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A visit to the site of the Giants’ original San Francisco home, Seals Stadium

And the story of how the Cubs helped deny the Giants the 1959 N.L. pennant.

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Photo by Jon Brenneis/Getty Images

SAN FRANCISCO — So I was in the Bay Area visiting my dad over the All-Star break, and I thought I’d spend a bit of time visiting the site of the original home of the Giants when they moved to San Francisco in 1958, Seals Stadium.

Truth be told, this ballpark has been gone for more than 60 years and the only sign that baseball was once played there is a marker in the sidewalk at the corner of 16th & Bryant, which was the corner where the park entry was located:

Al Yellon

That marker was placed in 2008, on the 50th anniversary of the Giants’ first game in San Francisco, which happened Tuesday, April 15, 1958. The Giants beat the Dodgers 8-0.

The Giants played one more year at Seals Stadium, which had a seating capacity of 25,000, before moving to Candlestick Park in 1960. That turned out to be a fiasco, as you can read in this great 2020 article by Grant Brisbee on the topic.

It was at the end of the 1959 season that the Cubs got involved in denying the Giants a National League pennant. The N.L. was fairly evenly matched all year, and from first place to last at season’s end was only 23 games (and only 16 from first to seventh). The Giants went into first place in early July, helped by Willie McCovey’s spectacular debut. McCovey batted .418/.473/.821 (28-for-67) with seven home runs in his first 18 games, and the Giants went 12-6 in those games. Eventually McCovey was named N.L. Rookie of the Year even though he played in just 52 games, batting 354/.429/.656 with 13 home runs.

With just eight games remaining in the season, the Giants were still in the top spot by two games. Their magic number to clinch the pennant was seven after they beat the Braves 13-6 on September 17.

Then disaster struck. The Giants got swept in a three-game series by the Dodgers in the last games they would ever play in Seals Stadium. But even that left the standings this way:

Dodgers 83-66
Braves 82-66
Giants 82-67

One game out with five games left, and the Giants headed to Wrigley Field for the first two of those five. The Cubs had contended for a while earlier in the year; as late as July 29 they were over .500 and just five games out of first place. A 12-16 August put them out of contention and they had long since been eliminated when, on a Tuesday and Wednesday in late September, just 5,442 and 4,940 came to Wrigley to see meaningful baseball — involving the visitors. (The Tribune reported that White Sox owner Bill Veeck and manager Al Lopez were in attendance for the second of those games.)

On Tuesday, September 22, the Giants led 4-3 heading to the bottom of the ninth. Cubs third baseman Al Dark — who would be the Giants’ manager two years later! — led off with a double. The next two hitters were routine fly outs.

George Altman batted next. Richard Dozer of the Tribune recapped it this way:

Rookie George Altman swung the first ax of demolition Tuesday as the Cubs’ pennant wrecking crew went to work on the crumbling baseball empire of the San Francisco Giants.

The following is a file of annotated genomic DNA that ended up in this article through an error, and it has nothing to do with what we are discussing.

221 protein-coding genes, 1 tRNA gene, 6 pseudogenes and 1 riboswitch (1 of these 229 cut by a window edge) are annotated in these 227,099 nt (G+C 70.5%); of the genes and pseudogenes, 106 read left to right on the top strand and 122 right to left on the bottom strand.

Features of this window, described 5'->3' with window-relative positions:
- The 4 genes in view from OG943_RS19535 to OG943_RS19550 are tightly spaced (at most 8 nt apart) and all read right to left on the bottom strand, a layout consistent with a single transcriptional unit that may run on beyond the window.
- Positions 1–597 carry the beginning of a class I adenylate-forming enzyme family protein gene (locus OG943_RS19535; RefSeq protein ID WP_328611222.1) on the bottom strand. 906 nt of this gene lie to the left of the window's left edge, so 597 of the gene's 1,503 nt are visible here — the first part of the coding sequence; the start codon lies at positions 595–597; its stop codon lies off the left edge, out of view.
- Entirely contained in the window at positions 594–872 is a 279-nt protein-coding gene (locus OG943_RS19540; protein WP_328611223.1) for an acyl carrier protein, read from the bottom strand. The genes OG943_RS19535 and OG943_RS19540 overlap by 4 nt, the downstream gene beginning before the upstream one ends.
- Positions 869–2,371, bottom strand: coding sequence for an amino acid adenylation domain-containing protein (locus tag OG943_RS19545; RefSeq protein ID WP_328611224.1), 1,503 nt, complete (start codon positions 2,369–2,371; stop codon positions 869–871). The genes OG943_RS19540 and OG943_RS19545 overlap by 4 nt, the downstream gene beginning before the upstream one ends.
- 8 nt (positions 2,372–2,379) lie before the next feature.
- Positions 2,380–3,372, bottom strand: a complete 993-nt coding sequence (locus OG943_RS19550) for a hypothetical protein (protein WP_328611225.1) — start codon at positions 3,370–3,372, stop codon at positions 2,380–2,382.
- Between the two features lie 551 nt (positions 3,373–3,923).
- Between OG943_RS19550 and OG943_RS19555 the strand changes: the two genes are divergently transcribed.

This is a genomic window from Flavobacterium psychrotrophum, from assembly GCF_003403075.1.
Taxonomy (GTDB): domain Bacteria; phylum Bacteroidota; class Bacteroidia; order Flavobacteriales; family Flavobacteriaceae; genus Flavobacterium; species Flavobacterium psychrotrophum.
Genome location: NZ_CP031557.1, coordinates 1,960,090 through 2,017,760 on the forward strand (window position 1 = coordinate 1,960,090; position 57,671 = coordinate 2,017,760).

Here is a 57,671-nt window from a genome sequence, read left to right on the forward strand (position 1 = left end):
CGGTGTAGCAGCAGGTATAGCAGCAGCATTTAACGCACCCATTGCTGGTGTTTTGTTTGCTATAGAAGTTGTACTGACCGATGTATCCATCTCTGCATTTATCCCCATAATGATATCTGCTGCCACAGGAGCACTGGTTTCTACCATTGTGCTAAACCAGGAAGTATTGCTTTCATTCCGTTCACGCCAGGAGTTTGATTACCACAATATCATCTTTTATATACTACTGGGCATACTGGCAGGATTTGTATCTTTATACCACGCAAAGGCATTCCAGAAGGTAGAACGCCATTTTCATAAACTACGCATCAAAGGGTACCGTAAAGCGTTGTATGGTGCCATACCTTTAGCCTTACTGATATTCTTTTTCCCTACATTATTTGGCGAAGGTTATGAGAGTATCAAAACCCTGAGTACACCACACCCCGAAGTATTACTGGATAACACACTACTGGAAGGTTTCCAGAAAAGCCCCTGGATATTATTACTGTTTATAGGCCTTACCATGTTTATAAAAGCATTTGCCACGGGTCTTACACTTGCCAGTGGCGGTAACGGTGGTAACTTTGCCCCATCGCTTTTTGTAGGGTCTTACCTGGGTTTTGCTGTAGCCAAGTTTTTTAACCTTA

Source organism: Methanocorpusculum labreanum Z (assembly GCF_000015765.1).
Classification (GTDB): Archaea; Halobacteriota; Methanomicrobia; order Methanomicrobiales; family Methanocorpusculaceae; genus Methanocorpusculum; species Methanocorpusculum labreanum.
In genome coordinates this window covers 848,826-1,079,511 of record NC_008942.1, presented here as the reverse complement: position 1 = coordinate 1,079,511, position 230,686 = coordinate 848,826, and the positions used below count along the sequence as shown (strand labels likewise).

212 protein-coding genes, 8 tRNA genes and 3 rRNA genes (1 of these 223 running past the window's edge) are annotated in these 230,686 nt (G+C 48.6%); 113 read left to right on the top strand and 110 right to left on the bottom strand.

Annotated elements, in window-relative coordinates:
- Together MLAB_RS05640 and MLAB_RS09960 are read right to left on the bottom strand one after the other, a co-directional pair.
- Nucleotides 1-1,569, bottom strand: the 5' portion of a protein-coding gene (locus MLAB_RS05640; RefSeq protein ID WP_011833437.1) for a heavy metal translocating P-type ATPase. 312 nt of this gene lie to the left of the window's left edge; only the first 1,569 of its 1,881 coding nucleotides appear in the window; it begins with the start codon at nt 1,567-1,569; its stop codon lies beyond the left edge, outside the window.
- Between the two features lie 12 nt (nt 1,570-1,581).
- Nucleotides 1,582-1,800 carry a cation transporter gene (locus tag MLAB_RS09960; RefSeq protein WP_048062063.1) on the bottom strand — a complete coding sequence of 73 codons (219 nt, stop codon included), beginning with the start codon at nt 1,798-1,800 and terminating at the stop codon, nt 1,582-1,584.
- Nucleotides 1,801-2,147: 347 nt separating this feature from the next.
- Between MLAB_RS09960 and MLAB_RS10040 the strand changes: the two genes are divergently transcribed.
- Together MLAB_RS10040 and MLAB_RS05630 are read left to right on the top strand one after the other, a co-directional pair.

Altman hit a two run homer with two out in the ninth off “Saddest” Sam Jones, and this blast hoisted the free swinging Cubs to a 5 to 4 triumph that likened Wrigley Field to a burial plot for San Francisco’s pennant hopes.

The loss put the Giants two games out with four games remaining.

Then the Cubs did it again the next day, though this time they blew a ninth-inning lead and allowed the Giants to tie the game 8-8 on a home run by Willie Mays.

The Cubs had the winning run on third base with one out in the bottom of the ninth, but Altman and Lee Walls struck out. In the top of the 10th, Don Elston retired the Giants in order and Giants reliever Eddie Fisher recorded the first two outs in the last of the 10th easily, striking out Ernie Banks and former Giant Bobby Thomson.

Dozer, again, with the story:

Cal Neeman, the Cubs’ forgotten catcher, hit a 10th inning home run Wednesday and, with it, the San Francisco Giants became the National League’s forgotten pennant contender.

It was the seventh home run of a long afternoon at Wrigley Field. It gave the Cubs a 9 to 8 triumph and a two game sweep, Don Elston his second decision in 24 hours, and the Giants only a memory of what might have been.

Back-to-back games with walkoff homers for the Cubs? In THAT era? Against a pennant contender? You can only imagine the “Hey! Hey!”s of Jack Brickhouse after those Cubs wins. Sadly, no video of these games survives.

It wasn’t totally over for the Giants, despite what that article says. They were two games out with three games remaining. Had they swept their series in St. Louis while the Dodgers and Braves both lost at least two of three, they’d have wound up in a tie for first place.

The Dodgers were next to Wrigley, though, and won two of three from the Cubs, while the Braves won two of three from the last-place Phillies. Those two teams wound up in the first-place tie while the Giants lost two of three to the Cardinals and finished third. The Dodgers took two in a row in a tiebreaker series from the Braves, who were going for a third straight pennant, and defeated the White Sox in the World Series.

As noted above, the Giants never played at Seals Stadium again. It was torn down only a few weeks after the 1959 season ended and the only evidence a major league park was once there is the marker in the sidewalk. Otherwise the site is occupied by a Petco store, a Safeway supermarket, a Ross Dress for Less and several other strip-mall staples.

Tempus fugit. Here’s more on the history of Seals Stadium and what happened to the site after it was torn down.